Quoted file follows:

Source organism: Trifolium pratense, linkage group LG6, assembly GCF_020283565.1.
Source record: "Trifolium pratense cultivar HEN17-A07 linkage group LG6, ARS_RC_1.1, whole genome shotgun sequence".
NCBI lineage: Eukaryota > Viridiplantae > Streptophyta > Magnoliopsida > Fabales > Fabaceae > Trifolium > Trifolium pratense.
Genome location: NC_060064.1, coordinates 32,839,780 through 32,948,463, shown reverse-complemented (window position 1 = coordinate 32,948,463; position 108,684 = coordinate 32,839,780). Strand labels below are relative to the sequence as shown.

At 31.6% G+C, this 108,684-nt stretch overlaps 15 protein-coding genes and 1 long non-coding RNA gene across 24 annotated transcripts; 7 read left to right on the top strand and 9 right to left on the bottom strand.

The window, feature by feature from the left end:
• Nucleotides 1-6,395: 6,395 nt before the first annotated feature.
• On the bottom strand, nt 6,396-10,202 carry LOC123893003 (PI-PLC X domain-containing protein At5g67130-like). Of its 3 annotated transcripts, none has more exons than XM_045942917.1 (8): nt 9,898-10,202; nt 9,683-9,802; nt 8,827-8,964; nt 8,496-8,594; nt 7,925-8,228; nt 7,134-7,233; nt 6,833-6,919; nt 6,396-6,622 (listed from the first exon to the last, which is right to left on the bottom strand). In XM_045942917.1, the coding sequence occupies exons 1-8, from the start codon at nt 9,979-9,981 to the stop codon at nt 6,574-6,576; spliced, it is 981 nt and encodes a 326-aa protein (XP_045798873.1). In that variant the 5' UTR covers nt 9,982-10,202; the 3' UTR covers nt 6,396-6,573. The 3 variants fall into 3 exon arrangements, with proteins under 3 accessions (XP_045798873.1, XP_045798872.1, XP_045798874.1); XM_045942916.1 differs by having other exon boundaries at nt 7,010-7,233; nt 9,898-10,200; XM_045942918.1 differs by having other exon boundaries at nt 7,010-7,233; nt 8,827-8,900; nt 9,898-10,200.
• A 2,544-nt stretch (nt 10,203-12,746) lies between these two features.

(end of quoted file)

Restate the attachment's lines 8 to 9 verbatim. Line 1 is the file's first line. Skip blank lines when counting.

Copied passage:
• On the bottom strand, nt 6,396-10,202 carry LOC123893003 (PI-PLC X domain-containing protein At5g67130-like). Of its 3 annotated transcripts, none has more exons than XM_045942917.1 (8): nt 9,898-10,202; nt 9,683-9,802; nt 8,827-8,964; nt 8,496-8,594; nt 7,925-8,228; nt 7,134-7,233; nt 6,833-6,919; nt 6,396-6,622 (listed from the first exon to the last, which is right to left on the bottom strand). In XM_045942917.1, the coding sequence occupies exons 1-8, from the start codon at nt 9,979-9,981 to the stop codon at nt 6,574-6,576; spliced, it is 981 nt and encodes a 326-aa protein (XP_045798873.1). In that variant the 5' UTR covers nt 9,982-10,202; the 3' UTR covers nt 6,396-6,573. The 3 variants fall into 3 exon arrangements, with proteins under 3 accessions (XP_045798873.1, XP_045798872.1, XP_045798874.1); XM_045942916.1 differs by having other exon boundaries at nt 7,010-7,233; nt 9,898-10,200; XM_045942918.1 differs by having other exon boundaries at nt 7,010-7,233; nt 8,827-8,900; nt 9,898-10,200.
• A 2,544-nt stretch (nt 10,203-12,746) lies between these two features.